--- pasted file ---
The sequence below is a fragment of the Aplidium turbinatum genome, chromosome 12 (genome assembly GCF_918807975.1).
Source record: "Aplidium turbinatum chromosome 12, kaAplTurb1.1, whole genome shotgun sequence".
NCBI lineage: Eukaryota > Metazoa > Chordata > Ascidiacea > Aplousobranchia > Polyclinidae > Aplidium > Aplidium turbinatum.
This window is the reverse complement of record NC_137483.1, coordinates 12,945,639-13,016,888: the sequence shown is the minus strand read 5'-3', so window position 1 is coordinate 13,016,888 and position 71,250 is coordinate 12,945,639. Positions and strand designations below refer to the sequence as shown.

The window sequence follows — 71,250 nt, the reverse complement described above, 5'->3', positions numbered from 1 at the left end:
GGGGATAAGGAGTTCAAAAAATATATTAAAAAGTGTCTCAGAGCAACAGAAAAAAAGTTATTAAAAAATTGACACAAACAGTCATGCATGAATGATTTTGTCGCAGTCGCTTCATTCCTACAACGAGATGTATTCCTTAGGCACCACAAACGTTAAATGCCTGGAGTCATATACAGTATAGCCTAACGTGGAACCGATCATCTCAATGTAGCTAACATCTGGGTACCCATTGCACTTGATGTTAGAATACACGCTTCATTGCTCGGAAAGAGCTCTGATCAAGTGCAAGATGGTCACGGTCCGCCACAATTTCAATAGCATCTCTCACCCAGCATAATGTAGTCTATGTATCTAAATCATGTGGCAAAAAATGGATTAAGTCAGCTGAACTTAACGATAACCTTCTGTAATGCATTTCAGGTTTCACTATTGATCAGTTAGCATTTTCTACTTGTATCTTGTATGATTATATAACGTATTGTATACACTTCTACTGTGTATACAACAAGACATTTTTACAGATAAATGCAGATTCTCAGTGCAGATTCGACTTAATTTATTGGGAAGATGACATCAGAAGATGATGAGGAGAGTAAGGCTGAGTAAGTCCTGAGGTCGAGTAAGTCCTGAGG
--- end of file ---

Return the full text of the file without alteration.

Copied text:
The sequence below is a fragment of the Aplidium turbinatum genome, chromosome 12 (genome assembly GCF_918807975.1).
Source record: "Aplidium turbinatum chromosome 12, kaAplTurb1.1, whole genome shotgun sequence".
NCBI lineage: Eukaryota > Metazoa > Chordata > Ascidiacea > Aplousobranchia > Polyclinidae > Aplidium > Aplidium turbinatum.
This window is the reverse complement of record NC_137483.1, coordinates 12,945,639-13,016,888: the sequence shown is the minus strand read 5'-3', so window position 1 is coordinate 13,016,888 and position 71,250 is coordinate 12,945,639. Positions and strand designations below refer to the sequence as shown.

The window sequence follows — 71,250 nt, the reverse complement described above, 5'->3', positions numbered from 1 at the left end:
GGGGATAAGGAGTTCAAAAAATATATTAAAAAGTGTCTCAGAGCAACAGAAAAAAAGTTATTAAAAAATTGACACAAACAGTCATGCATGAATGATTTTGTCGCAGTCGCTTCATTCCTACAACGAGATGTATTCCTTAGGCACCACAAACGTTAAATGCCTGGAGTCATATACAGTATAGCCTAACGTGGAACCGATCATCTCAATGTAGCTAACATCTGGGTACCCATTGCACTTGATGTTAGAATACACGCTTCATTGCTCGGAAAGAGCTCTGATCAAGTGCAAGATGGTCACGGTCCGCCACAATTTCAATAGCATCTCTCACCCAGCATAATGTAGTCTATGTATCTAAATCATGTGGCAAAAAATGGATTAAGTCAGCTGAACTTAACGATAACCTTCTGTAATGCATTTCAGGTTTCACTATTGATCAGTTAGCATTTTCTACTTGTATCTTGTATGATTATATAACGTATTGTATACACTTCTACTGTGTATACAACAAGACATTTTTACAGATAAATGCAGATTCTCAGTGCAGATTCGACTTAATTTATTGGGAAGATGACATCAGAAGATGATGAGGAGAGTAAGGCTGAGTAAGTCCTGAGGTCGAGTAAGTCCTGAGG